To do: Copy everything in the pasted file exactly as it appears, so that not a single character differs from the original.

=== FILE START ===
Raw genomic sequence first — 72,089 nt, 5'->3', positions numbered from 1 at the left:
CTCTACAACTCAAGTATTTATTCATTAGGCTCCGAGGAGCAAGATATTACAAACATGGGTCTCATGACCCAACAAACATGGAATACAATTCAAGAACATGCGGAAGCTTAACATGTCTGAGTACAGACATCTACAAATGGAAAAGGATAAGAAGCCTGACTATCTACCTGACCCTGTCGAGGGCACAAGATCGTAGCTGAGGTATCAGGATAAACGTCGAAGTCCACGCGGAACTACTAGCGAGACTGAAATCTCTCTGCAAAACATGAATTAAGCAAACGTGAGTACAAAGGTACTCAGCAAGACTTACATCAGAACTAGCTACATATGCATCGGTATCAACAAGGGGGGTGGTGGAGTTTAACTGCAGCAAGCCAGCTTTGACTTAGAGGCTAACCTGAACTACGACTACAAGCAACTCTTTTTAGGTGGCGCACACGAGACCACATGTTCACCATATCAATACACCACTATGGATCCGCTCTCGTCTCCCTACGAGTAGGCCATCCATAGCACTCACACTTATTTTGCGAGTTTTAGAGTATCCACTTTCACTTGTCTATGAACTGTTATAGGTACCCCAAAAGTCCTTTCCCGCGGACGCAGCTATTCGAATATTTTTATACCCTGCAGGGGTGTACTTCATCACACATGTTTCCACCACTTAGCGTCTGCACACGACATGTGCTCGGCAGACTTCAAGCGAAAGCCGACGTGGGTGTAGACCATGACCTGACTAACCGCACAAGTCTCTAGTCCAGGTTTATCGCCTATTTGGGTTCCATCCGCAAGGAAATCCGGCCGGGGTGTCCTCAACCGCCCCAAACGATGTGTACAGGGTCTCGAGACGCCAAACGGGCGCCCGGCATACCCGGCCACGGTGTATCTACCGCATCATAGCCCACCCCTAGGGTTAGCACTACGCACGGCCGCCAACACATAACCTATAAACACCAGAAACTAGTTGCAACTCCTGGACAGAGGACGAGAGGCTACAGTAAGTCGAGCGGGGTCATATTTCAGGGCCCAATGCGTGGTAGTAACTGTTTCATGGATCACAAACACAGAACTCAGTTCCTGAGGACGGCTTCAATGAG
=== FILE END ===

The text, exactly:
Raw genomic sequence first — 72,089 nt, 5'->3', positions numbered from 1 at the left:
CTCTACAACTCAAGTATTTATTCATTAGGCTCCGAGGAGCAAGATATTACAAACATGGGTCTCATGACCCAACAAACATGGAATACAATTCAAGAACATGCGGAAGCTTAACATGTCTGAGTACAGACATCTACAAATGGAAAAGGATAAGAAGCCTGACTATCTACCTGACCCTGTCGAGGGCACAAGATCGTAGCTGAGGTATCAGGATAAACGTCGAAGTCCACGCGGAACTACTAGCGAGACTGAAATCTCTCTGCAAAACATGAATTAAGCAAACGTGAGTACAAAGGTACTCAGCAAGACTTACATCAGAACTAGCTACATATGCATCGGTATCAACAAGGGGGGTGGTGGAGTTTAACTGCAGCAAGCCAGCTTTGACTTAGAGGCTAACCTGAACTACGACTACAAGCAACTCTTTTTAGGTGGCGCACACGAGACCACATGTTCACCATATCAATACACCACTATGGATCCGCTCTCGTCTCCCTACGAGTAGGCCATCCATAGCACTCACACTTATTTTGCGAGTTTTAGAGTATCCACTTTCACTTGTCTATGAACTGTTATAGGTACCCCAAAAGTCCTTTCCCGCGGACGCAGCTATTCGAATATTTTTATACCCTGCAGGGGTGTACTTCATCACACATGTTTCCACCACTTAGCGTCTGCACACGACATGTGCTCGGCAGACTTCAAGCGAAAGCCGACGTGGGTGTAGACCATGACCTGACTAACCGCACAAGTCTCTAGTCCAGGTTTATCGCCTATTTGGGTTCCATCCGCAAGGAAATCCGGCCGGGGTGTCCTCAACCGCCCCAAACGATGTGTACAGGGTCTCGAGACGCCAAACGGGCGCCCGGCATACCCGGCCACGGTGTATCTACCGCATCATAGCCCACCCCTAGGGTTAGCACTACGCACGGCCGCCAACACATAACCTATAAACACCAGAAACTAGTTGCAACTCCTGGACAGAGGACGAGAGGCTACAGTAAGTCGAGCGGGGTCATATTTCAGGGCCCAATGCGTGGTAGTAACTGTTTCATGGATCACAAACACAGAACTCAGTTCCTGAGGACGGCTTCAATGAG